Communicable Disease Control
The health department receives many calls from people concerned about the risk of exposure to various germs and illnesses. A person can become infected by germs in many different ways, including:
- From person to person through direct contact, such as kissing.
- From touching infectious material and then touching eyes, nose or mouth.
- From a healthy person who is not sick, but carries a germ and passes it to others. (The story of “Typhoid Mary” is a famous example of this.)
- From household pets and other animals that may be a carrier of germs.
- The rabies virus, which can infect cats and dogs, is one of the more serious illnesses that can infect humans. Pet reptiles, such as turtles, can transmit Salmonella bacteria to humans.
- From tiny critters, such as mosquitoes and ticks, that carry a variety of germs such as the germs that cause West Nile Virus and Lyme disease.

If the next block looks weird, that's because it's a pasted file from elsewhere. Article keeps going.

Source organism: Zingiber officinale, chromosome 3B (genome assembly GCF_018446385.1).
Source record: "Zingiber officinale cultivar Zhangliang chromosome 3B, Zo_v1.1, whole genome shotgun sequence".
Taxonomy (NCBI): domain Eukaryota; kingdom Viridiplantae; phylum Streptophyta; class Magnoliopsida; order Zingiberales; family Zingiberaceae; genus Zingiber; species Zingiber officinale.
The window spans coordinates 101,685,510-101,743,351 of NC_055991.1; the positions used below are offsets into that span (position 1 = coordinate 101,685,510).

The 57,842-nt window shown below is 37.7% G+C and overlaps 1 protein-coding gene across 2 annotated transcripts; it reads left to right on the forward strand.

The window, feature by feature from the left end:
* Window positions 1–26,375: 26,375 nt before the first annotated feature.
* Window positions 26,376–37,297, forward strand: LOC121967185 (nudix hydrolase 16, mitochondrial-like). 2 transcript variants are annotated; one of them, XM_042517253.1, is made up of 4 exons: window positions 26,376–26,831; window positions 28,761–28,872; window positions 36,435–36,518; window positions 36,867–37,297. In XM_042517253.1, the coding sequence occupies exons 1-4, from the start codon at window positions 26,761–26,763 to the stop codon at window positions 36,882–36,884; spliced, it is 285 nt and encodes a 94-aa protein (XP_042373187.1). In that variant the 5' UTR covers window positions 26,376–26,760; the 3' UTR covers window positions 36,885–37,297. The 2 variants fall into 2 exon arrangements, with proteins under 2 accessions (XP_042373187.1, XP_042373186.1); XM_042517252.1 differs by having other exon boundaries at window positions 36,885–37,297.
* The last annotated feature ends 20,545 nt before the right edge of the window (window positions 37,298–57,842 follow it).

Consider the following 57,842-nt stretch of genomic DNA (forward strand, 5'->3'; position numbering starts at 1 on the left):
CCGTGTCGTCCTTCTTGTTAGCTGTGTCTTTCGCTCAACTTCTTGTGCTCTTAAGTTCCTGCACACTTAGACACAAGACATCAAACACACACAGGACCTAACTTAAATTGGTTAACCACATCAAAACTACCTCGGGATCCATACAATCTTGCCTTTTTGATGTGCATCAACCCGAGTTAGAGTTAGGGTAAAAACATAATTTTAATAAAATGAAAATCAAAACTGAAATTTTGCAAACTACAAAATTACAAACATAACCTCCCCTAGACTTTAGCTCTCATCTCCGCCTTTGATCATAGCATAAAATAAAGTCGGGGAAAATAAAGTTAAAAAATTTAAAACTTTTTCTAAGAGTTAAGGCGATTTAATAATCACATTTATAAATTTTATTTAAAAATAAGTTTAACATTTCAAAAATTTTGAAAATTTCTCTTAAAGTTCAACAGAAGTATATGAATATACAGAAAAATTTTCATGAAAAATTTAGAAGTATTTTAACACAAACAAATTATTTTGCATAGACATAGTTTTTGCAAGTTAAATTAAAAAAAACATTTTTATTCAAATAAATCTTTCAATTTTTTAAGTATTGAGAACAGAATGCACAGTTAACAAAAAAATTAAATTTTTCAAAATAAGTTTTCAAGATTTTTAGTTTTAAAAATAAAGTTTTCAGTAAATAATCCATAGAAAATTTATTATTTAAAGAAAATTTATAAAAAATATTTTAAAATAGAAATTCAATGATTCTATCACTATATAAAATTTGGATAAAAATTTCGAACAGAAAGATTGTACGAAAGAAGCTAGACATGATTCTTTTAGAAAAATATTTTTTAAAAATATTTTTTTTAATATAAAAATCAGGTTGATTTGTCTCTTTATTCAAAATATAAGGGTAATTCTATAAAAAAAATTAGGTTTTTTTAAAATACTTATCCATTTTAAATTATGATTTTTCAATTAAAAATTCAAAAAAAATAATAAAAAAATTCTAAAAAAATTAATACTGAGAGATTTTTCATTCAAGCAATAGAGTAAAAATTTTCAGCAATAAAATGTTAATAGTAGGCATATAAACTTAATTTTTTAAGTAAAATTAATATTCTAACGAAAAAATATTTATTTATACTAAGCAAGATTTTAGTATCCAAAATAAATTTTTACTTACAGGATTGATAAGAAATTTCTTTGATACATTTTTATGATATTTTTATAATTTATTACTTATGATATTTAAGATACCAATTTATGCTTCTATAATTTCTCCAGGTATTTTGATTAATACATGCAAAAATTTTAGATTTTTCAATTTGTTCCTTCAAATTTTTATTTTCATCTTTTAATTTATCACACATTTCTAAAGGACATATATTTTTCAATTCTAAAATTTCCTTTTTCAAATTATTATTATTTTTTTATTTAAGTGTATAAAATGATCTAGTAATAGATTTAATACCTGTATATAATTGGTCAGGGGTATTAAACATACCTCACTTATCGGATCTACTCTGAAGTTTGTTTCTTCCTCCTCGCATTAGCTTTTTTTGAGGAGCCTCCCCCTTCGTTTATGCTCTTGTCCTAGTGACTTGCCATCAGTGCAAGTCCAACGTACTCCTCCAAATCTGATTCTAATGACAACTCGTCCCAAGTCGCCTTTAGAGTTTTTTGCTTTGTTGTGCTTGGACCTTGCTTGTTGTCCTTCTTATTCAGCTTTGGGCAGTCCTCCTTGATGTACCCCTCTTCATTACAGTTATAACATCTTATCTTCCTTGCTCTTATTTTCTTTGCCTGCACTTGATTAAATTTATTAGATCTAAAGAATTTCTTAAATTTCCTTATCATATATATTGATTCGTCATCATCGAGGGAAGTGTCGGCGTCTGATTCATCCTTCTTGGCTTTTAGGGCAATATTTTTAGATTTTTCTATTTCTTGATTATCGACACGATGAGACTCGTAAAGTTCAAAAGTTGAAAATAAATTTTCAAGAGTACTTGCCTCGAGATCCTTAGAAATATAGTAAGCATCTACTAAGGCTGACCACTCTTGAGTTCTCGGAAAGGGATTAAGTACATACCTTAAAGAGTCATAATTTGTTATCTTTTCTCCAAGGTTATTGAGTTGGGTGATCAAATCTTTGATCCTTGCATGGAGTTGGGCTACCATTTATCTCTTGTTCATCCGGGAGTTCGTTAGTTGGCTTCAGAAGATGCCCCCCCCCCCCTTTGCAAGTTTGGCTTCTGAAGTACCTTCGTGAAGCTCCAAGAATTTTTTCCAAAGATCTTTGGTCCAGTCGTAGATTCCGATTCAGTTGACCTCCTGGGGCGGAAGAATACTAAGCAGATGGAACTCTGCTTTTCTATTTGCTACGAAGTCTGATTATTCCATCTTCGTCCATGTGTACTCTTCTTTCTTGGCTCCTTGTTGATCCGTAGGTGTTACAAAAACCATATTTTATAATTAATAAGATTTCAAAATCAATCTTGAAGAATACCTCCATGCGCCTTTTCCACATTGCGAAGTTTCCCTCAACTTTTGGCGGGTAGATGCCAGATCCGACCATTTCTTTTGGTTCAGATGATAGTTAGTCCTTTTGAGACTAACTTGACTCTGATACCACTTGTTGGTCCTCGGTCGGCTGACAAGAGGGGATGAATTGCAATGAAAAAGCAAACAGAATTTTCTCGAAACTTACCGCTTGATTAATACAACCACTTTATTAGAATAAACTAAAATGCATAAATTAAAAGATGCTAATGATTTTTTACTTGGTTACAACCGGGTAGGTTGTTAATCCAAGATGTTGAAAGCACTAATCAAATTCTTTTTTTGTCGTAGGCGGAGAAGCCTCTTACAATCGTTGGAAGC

- From contaminated water and food resulting in foodborne illness or “food poisoning”.
The number one tool for preventing the spread of germs is practicing good hand washing. This seems so simple, yet many people do not pay attention to this very basic germ stomper. It is best to wash hands with soap and clean water for 20 seconds (for as long as it takes to sing “Happy Birthday” twice), rubbing hands together to make a lather. If soap and water are not available, an alcohol- based hand sanitizer can be used to clean the hands, rubbing the product over all surfaces of the hands and fingers until hands are dry.